Raising a family is never easy. That’s true no matter where a person lives or what their economic situation is like. But for families with limited resources living in places where conditions make it difficult to rise out of poverty, their day-to-day struggle to overcome barriers can be especially heroic.
Unbound International Program Director Pritha Hariharan said the empowering approach Unbound takes in working with families allows them the space to forge their own paths out of poverty.
“Each family entering the program sets individual, personalized goals,” she said. “The support provided by the sponsor helps them reach those goals. Our model is unique in many ways, and one of them is how families living in poverty become agents of change in their own development.”
Clockwise from upper left, Veronica, Karen, their mother, Francisca, and father, Daniel, share a moment at their home in El Salvador. Both girls are in university studying for degrees in marketing.
sisters sharing a dream
Karen, 22, and her sister Veronica, 20, live in El Salvador with their parents. Both are sponsored through Unbound.
Their mother, Francisca, operates a small store out of their home. Daniel, their father, spent most of his life as a carpenter, but is now unable to work because of a health condition. The treatment his illness requires creates the kind of added expenses that could be catastrophic for a family with limited means.
Karen and Veronica have been able to stay in school with the support of their sponsors and the Unbound scholarship each has earned. They are now in university pursuing their common dream of earning marketing degrees.
“I think that both of us have thought the same about having our own business,” Karen said. “Maybe being a manager or the one who is in charge of [customer] relations in a company. We have [also] thought about a boutique of clothes and shoes.”
Francisca and Daniel are grateful to the sponsors (Ann from South Carolina for Karen and the Esposito family in Pennsylvania for Veronica), whose investment in their daughters’ lives have helped make that possible.
From left, Gary Boy gathers with his father, Alfredo; mother, Imelda; sister, Princess; and younger brother Don (front), on their farm in the Philippines. Now in college, Gary Boy wants to become an advocate for Filipino farmers.
honoring his heritage
Gary Boy, 22, is another university student. He lives in the Philippines where he’s studying for a degree in communications. He has participated in the Unbound program since second grade.
A member of a multi-generational farming family, staying close to his heritage is important to Gary Boy.
“I want to be the voice of farmers,” he said, “most especially now that there are a lot of issues, like those farmers who are bankrupted because the price of rice grains was too low for them to sell here in the Philippines.”
Shy as a child, Gary Boy blossomed through his interaction with other young people in social and recreational programs offered locally through Unbound.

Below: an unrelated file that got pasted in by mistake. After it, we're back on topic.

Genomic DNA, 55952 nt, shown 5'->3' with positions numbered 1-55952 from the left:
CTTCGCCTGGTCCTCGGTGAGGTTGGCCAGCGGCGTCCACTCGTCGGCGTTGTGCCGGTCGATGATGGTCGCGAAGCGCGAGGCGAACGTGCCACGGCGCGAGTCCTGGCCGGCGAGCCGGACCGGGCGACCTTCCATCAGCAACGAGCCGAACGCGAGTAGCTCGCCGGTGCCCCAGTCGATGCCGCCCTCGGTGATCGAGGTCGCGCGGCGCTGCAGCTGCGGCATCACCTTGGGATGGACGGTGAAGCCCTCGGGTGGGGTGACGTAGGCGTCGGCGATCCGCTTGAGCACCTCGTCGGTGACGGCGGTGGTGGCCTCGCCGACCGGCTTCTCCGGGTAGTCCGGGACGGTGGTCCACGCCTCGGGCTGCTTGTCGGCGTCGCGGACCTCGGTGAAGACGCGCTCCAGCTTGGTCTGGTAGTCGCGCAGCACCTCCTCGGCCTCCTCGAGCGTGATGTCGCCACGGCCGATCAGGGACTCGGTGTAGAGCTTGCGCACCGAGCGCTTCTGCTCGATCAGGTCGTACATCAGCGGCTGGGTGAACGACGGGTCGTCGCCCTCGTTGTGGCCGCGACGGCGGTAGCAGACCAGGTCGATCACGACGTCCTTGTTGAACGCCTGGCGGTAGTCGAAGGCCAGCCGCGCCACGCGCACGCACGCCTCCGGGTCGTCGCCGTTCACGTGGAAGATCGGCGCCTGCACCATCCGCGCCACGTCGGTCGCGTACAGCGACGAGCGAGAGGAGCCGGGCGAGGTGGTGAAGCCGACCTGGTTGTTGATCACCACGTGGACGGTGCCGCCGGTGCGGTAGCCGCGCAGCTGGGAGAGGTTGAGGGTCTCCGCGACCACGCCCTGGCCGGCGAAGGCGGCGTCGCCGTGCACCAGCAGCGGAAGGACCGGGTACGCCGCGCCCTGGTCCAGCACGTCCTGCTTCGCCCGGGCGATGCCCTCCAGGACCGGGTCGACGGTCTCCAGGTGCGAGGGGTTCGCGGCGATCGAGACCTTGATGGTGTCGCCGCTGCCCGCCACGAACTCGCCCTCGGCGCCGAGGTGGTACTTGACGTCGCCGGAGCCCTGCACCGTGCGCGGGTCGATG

Gary Boy is grateful for the support he’s received over the years and is determined to see it through until his goals are met. “I will assure you that I will continue my studies even if our life is poor,” he said. “I will graduate from college.”
Sarah (left) and her husband, Moses, proudly display the water tank they've installed on their land in real Kenya. They were able to purchase the tank, which holds enough water for three months, with some of the sponsorship fund of their son, Mutume.
working together for a solution
Moses and his family live in a rural village outside Meru, Kenya. His son, Mutume, 17, is sponsored through Unbound. Like many subsistence farmers, Moses has been severely affected by the drought that’s plagued the area for several years.
“We have not seen rain in a very long time,” he said. “The amount of rain we received this season was so minimal that no food stuffs grew up, including grass for goats and cattle.”
Living more than 4 miles from the nearest river, acquiring even small amounts of water for daily needs has been a challenge. But the family is meeting that challenge with resources from Mutume’s Unbound sponsorship.
Unbound works with families to form plans to meet their specific needs. Moses and his family were able to invest some of Mutume’s benefit money into purchasing a water storage tank. When the tank is filled, it provides about enough water for the family for about three months.
Moses has gratitude for his son’s sponsor and encouragement for others.
“For those contemplating sponsoring, I welcome them,” he said. “Our needs are many and are big.”
Each of these stories, in its own way, speaks of the resolve of families and the wisdom of trusting them to create their own solutions. Hariharan regularly sees that resolve bear fruit.